For some time all the side projects I’ve been working on are based in the cloud, on either Amazon Web Services or Google Cloud. Both of them offer similar products in terms of what I usually. Also, their core cloud components are not that different, with AWS having way more extras. Despite the increase productivity when utilizing cloud, I noticed there is one thing I waste countless hours on. Crafting user interface and setting it up as a separate application takes definitely too much time for me. If my statement raised your eyebrow, let me explain what exactly my problem is.
Unfortunately, even though the benefits of having a separate interface are theoretically superior to downsides, in practice the latter can cause a huge pain. The reason is an application running in a browser is not the same as application running on a server. It actually lives in a sandbox environment with heavy security restrictions, which make interacting with it an obstacle course.
The problem I have to handle the most often is Cross-Origin Resource Sharing, a.k.a. CORS. This is a mechanism implemented in all the browsers that ensures that your HTTP calls to external services are actually allowed. Before making an actual GET, POST or DELETE operation to a service, browser makes an OPTION request, asking whether the current domain is actually allowed to make REST calls from the browser to the service. It’s rather easy to understand how it works, and all the HTTP frameworks and toolkits provide at least some integration, but I tend to forget about it when first deploying my backend services. Then, when I deploy frontend I have to go back to the target service and add the CORS layer, just for the compatibility. It’s an additional step that doesn’t provide any value for the users of my service, adding one more thing on a list of stuff to remember.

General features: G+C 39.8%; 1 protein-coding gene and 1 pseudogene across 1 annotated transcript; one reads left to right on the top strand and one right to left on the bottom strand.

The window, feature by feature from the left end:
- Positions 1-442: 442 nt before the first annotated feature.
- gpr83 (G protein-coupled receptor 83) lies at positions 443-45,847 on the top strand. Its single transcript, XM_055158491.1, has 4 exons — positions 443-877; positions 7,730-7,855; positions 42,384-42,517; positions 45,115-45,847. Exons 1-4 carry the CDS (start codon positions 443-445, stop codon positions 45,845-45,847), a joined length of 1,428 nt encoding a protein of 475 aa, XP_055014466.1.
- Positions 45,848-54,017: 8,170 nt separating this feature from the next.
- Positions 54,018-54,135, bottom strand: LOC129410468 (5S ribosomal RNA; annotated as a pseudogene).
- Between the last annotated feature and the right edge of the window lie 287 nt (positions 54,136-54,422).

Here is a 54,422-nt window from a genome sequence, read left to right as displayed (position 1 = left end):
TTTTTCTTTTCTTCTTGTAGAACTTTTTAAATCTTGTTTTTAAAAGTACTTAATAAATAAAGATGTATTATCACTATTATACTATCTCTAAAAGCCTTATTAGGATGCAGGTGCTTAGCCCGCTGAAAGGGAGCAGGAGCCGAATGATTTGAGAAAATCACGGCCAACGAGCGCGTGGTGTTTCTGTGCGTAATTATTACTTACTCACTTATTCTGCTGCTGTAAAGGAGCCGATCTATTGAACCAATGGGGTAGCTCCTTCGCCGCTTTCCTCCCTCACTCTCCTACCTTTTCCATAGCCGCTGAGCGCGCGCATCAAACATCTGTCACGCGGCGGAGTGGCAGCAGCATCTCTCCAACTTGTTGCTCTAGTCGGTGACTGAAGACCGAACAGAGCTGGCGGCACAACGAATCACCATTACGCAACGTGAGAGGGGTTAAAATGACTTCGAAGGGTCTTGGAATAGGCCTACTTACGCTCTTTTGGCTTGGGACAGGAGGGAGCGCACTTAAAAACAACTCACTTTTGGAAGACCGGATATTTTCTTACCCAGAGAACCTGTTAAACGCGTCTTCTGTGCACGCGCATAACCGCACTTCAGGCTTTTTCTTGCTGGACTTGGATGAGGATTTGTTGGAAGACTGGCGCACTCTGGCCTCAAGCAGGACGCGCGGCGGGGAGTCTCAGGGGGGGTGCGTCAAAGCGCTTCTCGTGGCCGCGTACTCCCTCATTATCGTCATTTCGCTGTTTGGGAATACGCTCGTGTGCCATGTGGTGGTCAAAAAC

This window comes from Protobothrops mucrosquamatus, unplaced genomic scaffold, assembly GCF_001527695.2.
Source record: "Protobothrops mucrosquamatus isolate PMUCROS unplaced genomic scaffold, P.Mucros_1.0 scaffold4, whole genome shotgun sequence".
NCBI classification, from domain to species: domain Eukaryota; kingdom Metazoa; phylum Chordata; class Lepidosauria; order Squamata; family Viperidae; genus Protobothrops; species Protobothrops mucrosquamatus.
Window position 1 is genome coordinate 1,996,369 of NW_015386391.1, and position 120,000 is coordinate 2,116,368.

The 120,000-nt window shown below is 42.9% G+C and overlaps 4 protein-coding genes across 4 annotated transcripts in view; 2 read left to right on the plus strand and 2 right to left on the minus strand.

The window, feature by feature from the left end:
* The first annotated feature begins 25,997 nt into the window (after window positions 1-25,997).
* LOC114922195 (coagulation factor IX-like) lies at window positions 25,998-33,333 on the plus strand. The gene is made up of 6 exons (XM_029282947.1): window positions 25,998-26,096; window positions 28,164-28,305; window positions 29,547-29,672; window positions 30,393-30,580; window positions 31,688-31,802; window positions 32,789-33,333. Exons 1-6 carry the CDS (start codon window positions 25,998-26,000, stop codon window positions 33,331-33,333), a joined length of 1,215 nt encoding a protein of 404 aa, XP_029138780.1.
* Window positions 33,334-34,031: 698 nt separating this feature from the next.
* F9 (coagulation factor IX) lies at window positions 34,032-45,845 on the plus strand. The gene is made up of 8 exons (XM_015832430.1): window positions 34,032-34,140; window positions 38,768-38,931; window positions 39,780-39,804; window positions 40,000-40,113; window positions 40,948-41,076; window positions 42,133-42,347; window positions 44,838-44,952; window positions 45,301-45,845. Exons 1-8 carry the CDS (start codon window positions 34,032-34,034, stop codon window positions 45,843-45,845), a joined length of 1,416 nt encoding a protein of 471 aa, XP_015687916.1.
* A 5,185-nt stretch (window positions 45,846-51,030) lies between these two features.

Another problem is the lack of SSL encryption by default in S3 and Cloud Storage, which are the most convenient way to serve these applications. In Amazon Web Services you can overcome that limitation with pushing your S3 directory to CloudFront CDN, but it’s still one more step to handle. Especially when you have to remember to invalidate the old version when you update the application. Alternatives like hosting your own HTTP server make no sense - my only requirement is serving files, I don’t want to care about hosting and scaling another service. Again, these solutions add more complexity and require more actions of me, without providing any particular benefit for the customer.
The solution is not perfect, but it does it’s job. I’m still thinking about better solution, but at this moment I am not sure whether I will be able to come up with something that won’t be a dedicated service.comments powered by Disqus